Asking for a referral when a patient is in front of you – rather than by email or a website form – is more personable and likely to produce the best results. If your reception team isn’t used to asking patients for reviews, you can give them a short script like the one below that shows them how. The best time to ask is when a patient is arriving for the last appointment in their treatment plan. Avoid asking when they’re paying, as your patient could misinterpret this as rudeness.

Always encourage your team to use the patient’s name so they make the most of every opportunity to build a relationship with them.

“Hi… (say the patient’s name). 

Dr… (say their dentist’s name) said they’re really pleased with how your treatment turned out. We’re always trying to communicate the benefits of … (say the treatment you provide) to patients. 

We’re asking all our patients if they’d be happy to visit our website and write a review. We’d really appreciate it if you could leave a comment about your treatment. It’s very easy to do (hand the patient a business card). 

The website address is here… (point to the website URL). You just go online and … (explain how to leave an online review).”

Your brand advocates 

Your best patients are likely to be brand advocates. These are people who are extremely happy with the results of their treatment and likely to tell others about how successful it has been.

These patients could provide a quote for your website (also known as a testimonial) or even appear in a video that promotes a treatment they’ve undergone.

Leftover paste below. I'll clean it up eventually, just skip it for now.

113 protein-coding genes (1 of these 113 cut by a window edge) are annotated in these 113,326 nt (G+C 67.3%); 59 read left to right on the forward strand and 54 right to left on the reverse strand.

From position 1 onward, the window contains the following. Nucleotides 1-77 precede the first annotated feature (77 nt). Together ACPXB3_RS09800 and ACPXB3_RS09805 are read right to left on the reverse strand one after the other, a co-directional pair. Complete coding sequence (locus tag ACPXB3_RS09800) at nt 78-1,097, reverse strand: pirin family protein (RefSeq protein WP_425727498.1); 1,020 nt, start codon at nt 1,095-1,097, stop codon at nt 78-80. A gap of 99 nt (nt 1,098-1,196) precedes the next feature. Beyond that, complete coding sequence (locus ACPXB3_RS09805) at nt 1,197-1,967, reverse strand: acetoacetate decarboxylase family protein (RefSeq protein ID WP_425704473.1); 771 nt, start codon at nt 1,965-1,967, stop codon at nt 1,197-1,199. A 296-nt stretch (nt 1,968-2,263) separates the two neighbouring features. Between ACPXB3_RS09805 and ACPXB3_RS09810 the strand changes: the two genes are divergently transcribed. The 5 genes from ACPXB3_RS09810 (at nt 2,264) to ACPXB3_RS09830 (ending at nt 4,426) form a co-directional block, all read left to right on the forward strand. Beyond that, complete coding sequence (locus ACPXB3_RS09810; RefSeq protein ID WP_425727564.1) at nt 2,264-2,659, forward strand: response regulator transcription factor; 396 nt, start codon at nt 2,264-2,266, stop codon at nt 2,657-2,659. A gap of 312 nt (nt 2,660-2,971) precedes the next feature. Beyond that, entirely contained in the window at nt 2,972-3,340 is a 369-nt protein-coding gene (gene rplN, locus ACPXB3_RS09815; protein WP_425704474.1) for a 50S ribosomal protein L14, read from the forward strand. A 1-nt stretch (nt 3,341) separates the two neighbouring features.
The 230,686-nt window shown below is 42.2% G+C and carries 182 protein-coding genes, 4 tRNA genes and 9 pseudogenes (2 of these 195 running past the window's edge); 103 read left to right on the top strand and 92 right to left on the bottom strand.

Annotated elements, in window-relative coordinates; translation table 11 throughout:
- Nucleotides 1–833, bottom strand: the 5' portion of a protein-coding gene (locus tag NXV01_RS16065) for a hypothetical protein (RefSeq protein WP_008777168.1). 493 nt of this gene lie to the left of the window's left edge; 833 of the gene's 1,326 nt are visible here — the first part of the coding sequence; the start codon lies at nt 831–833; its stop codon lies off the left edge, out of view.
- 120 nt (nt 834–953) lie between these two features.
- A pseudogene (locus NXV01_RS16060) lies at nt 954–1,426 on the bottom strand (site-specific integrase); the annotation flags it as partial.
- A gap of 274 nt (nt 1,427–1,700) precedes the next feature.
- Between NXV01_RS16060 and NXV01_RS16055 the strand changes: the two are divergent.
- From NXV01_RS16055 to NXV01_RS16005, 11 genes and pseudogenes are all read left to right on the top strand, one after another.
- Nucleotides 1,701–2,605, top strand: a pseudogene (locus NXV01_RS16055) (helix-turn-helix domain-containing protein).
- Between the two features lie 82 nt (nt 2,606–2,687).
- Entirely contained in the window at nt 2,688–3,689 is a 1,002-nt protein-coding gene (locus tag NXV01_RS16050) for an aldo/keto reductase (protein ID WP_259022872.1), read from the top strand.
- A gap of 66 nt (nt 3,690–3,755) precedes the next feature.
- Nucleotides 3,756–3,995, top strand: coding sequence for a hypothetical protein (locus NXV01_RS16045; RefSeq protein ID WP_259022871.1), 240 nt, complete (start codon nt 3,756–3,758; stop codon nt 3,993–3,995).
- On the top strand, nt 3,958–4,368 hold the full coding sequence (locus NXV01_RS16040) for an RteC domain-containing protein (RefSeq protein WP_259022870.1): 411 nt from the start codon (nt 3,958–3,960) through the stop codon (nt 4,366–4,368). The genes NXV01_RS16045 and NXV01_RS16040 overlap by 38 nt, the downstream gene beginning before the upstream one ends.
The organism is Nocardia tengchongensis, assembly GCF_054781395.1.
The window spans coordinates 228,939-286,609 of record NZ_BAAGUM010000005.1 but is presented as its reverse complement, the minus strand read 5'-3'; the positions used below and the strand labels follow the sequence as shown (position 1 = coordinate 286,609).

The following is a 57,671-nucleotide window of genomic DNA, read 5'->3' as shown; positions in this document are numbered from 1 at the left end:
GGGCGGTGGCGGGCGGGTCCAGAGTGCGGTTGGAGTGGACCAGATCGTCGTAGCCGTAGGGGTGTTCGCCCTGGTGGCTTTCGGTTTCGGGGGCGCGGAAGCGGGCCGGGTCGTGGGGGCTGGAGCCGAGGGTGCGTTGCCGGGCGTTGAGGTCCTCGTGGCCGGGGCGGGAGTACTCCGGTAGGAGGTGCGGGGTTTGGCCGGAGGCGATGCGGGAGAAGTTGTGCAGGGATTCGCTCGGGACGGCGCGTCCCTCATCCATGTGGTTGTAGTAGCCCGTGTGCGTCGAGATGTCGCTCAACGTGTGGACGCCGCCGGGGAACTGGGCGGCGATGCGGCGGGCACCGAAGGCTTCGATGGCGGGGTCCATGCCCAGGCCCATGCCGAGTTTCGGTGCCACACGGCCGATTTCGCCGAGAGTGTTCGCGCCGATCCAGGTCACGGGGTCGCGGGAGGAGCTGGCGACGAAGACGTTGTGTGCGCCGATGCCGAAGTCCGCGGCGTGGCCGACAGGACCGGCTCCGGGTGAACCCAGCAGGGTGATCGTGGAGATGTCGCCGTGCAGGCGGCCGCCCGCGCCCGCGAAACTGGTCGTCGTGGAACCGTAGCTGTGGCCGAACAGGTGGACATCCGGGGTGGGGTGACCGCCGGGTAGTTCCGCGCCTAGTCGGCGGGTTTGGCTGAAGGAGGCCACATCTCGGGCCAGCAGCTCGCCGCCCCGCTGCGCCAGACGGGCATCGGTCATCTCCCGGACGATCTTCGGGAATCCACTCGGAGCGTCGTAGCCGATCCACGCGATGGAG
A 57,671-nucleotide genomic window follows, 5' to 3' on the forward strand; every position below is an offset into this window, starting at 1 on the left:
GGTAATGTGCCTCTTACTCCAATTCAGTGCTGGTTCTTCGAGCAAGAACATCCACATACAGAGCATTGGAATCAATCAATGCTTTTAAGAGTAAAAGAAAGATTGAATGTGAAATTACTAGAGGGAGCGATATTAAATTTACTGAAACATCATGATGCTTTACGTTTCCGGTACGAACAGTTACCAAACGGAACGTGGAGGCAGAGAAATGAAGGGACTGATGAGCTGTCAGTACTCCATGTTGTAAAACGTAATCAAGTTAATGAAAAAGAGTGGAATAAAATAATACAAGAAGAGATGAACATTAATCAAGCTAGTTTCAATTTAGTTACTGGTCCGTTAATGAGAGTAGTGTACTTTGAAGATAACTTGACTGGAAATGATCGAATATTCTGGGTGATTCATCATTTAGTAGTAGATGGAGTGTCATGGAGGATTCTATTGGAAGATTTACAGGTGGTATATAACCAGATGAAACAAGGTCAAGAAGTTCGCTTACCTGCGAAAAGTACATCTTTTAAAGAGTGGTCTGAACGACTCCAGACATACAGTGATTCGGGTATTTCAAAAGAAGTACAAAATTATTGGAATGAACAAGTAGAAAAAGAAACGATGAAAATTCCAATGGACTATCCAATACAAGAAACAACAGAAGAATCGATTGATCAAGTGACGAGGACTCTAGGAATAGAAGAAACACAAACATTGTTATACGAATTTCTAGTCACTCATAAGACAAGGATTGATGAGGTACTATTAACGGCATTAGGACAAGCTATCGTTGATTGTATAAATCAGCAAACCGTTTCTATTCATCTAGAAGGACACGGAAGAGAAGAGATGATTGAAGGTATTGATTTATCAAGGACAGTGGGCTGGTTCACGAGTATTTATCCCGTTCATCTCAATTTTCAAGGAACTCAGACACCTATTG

You could also ask to add their name to a ‘happy to refer’ list. This is usually a small group of patients who are happy to be phoned by prospective patients to discuss their experience undergoing treatment. This works for high value treatments or for nervous patients, where the decision to go ahead with a procedure can involve a longer decision-making process.

You could incentivise your ‘happy to refer’ patients by offering a treatment voucher or discount. Before you get started though, check this information about GDPR to know what is and isn’t possible regarding the sharing of personal data.

Successful Botox and Fillers Marketing Campaigns
‘Refer a friend’ programs  Many dentists ask patients to refer others through their website. Sometimes these are as simple as offering a £20 gift voucher to a patient who successfully completes a treatment or making a donation to their nominated charity. Other times, tiered systems are offered to reward patients who refer more than one patient. These can range from 50 percent off check-ups to offering electric toothbrushes for successful referrals. Again, make sure you’re compliant with GDPR before asking your patients to provide their friends and family’s details through your website.

Joint venture referral programs 

Partnering with a local doctor’s practice, allied health practitioner or local business to promote each other’s services is known as joint venture referrals.

It can benefit your practice by driving more traffic to your website, creating a source of new patients and building awareness, and trust among patients.

The key is to make sure the practice or business you partner with has a large client base for you to promote to.

Their patients should be similar to the types of patients you treat. This ensures that you can both benefit from sending patients to each other. And it’s important that you share similar values. After all, you don’t want to refer your patients to another business or practice that doesn’t uphold the same standards of care that you do.

There are many ways you can partner with businesses. Here are just a few:

  • Promote their offers in a newsletter to patients.
  • Highlight their practice or offers on your waiting room TV.
  • Write a blog for their website (this is called ‘guest blogging’) that includes details about your practice. Then promote this on social media.